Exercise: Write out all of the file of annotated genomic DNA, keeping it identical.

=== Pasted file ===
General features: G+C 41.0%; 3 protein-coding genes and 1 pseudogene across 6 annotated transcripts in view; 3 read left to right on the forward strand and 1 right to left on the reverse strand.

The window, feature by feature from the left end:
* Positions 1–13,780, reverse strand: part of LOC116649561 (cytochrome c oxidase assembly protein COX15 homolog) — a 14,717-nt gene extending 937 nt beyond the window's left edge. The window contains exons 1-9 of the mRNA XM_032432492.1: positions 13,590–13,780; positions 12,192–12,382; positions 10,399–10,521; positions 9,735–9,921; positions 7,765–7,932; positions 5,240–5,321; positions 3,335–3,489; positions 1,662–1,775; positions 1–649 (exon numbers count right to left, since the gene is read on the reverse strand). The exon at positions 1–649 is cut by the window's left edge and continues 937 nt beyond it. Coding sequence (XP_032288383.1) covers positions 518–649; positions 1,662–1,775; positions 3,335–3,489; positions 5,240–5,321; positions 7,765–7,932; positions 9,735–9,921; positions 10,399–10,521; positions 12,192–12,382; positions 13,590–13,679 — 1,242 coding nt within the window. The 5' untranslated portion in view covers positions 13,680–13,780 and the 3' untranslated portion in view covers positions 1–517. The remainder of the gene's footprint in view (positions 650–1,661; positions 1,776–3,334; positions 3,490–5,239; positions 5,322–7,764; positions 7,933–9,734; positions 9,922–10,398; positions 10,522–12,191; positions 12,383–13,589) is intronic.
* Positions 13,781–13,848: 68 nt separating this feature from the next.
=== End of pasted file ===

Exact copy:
General features: G+C 41.0%; 3 protein-coding genes and 1 pseudogene across 6 annotated transcripts in view; 3 read left to right on the forward strand and 1 right to left on the reverse strand.

The window, feature by feature from the left end:
* Positions 1–13,780, reverse strand: part of LOC116649561 (cytochrome c oxidase assembly protein COX15 homolog) — a 14,717-nt gene extending 937 nt beyond the window's left edge. The window contains exons 1-9 of the mRNA XM_032432492.1: positions 13,590–13,780; positions 12,192–12,382; positions 10,399–10,521; positions 9,735–9,921; positions 7,765–7,932; positions 5,240–5,321; positions 3,335–3,489; positions 1,662–1,775; positions 1–649 (exon numbers count right to left, since the gene is read on the reverse strand). The exon at positions 1–649 is cut by the window's left edge and continues 937 nt beyond it. Coding sequence (XP_032288383.1) covers positions 518–649; positions 1,662–1,775; positions 3,335–3,489; positions 5,240–5,321; positions 7,765–7,932; positions 9,735–9,921; positions 10,399–10,521; positions 12,192–12,382; positions 13,590–13,679 — 1,242 coding nt within the window. The 5' untranslated portion in view covers positions 13,680–13,780 and the 3' untranslated portion in view covers positions 1–517. The remainder of the gene's footprint in view (positions 650–1,661; positions 1,776–3,334; positions 3,490–5,239; positions 5,322–7,764; positions 7,933–9,734; positions 9,922–10,398; positions 10,522–12,191; positions 12,383–13,589) is intronic.
* Positions 13,781–13,848: 68 nt separating this feature from the next.